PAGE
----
Many years ago I sat down with a group of college friends to try out the Star Wars RPG published by West End Games.  My friends had spent a lot of time creating their characters, equipping themselves, and writing their backstories.  Our first session was a pretty straight-forward attempt to test out the rules and experience the setting.  Near the end of the session, the player running the smuggler PC decided he wanted to test out space combat; he answered a challenge from an Imperial Customs corvette to prepare for inspection with “We don’t have time for the Empire right now.”  I ruled that the corvette’s captain would likely respond by having one heavy laser cannon on his ship fire a shot at the stock light freighter.  The player attempted to evade, but I still rolled a successful attack by the corvette and the damage it inflicted was substantial and resulted in a ship’s system being destroyed.  I consulted the appropriate chart and rolled the dice. The result I read on the chart said “hyperdrive destroyed.”  I knew that this would mean the ship being boarded and the entire party being captured and imprisoned.  It would also mean a very abrupt end to our little campaign before it even got started and all for the foolish action of one player.  I re-rolled on the chart and I accepted the second result which was “weapon system destroyed.”  I told the players that their ship was rocked by a blast from the corvette which vaporized their only laser cannon and resulted in heavy damage to the hull.  They quickly managed to make the jump to lightspeed and limp back to their home base for repairs.  There were still consequences to the actions taken by the smuggler and they were expensive for the party, but they did not end the game.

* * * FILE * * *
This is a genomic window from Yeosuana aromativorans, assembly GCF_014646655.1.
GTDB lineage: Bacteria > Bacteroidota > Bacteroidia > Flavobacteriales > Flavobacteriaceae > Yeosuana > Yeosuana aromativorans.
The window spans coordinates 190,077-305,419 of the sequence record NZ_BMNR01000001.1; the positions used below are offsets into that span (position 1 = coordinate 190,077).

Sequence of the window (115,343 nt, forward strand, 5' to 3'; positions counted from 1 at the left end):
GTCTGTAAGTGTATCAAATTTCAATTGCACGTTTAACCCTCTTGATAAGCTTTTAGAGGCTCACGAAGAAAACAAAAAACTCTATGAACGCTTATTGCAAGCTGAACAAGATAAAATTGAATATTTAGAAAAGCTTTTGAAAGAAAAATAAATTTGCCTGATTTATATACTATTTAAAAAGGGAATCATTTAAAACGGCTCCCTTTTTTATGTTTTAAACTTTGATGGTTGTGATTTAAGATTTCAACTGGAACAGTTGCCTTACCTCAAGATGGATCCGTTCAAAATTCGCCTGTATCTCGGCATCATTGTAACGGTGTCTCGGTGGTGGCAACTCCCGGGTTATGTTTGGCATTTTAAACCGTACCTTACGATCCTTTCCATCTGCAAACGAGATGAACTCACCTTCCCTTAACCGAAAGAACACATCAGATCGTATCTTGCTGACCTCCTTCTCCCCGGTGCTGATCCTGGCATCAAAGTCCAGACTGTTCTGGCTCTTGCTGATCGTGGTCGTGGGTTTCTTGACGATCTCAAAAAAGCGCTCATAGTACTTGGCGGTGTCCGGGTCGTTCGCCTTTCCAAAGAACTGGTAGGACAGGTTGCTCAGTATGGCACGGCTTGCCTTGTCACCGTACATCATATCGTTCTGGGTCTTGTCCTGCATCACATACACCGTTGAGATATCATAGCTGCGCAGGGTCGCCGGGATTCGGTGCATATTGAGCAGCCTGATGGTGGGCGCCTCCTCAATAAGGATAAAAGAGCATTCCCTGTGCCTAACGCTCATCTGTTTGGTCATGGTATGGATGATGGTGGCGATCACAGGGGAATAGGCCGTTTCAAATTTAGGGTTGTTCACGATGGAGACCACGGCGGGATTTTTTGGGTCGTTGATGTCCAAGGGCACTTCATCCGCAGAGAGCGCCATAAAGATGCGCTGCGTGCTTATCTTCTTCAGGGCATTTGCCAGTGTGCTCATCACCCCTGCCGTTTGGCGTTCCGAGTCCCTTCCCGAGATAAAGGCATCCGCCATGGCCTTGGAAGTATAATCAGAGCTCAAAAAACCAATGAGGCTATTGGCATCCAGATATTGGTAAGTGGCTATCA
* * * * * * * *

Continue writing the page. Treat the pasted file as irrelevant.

If the players are all having fun don’t let the Rules as Written (RAW), strictly interpreted, kill the story for everyone.  This doesn’t mean to overlook foolish decisions by the party.  A suicidal course of action may indeed have catastrophic consequences for the group and the story, but there is a difference between a random die roll deciding the fate of the story and the reasoned actions of the players.  If players are playing in character, using their skills and abilities correctly, and contributing to the ongoing story you may want to overlook when a game mechanic randomly unravels their accomplishments.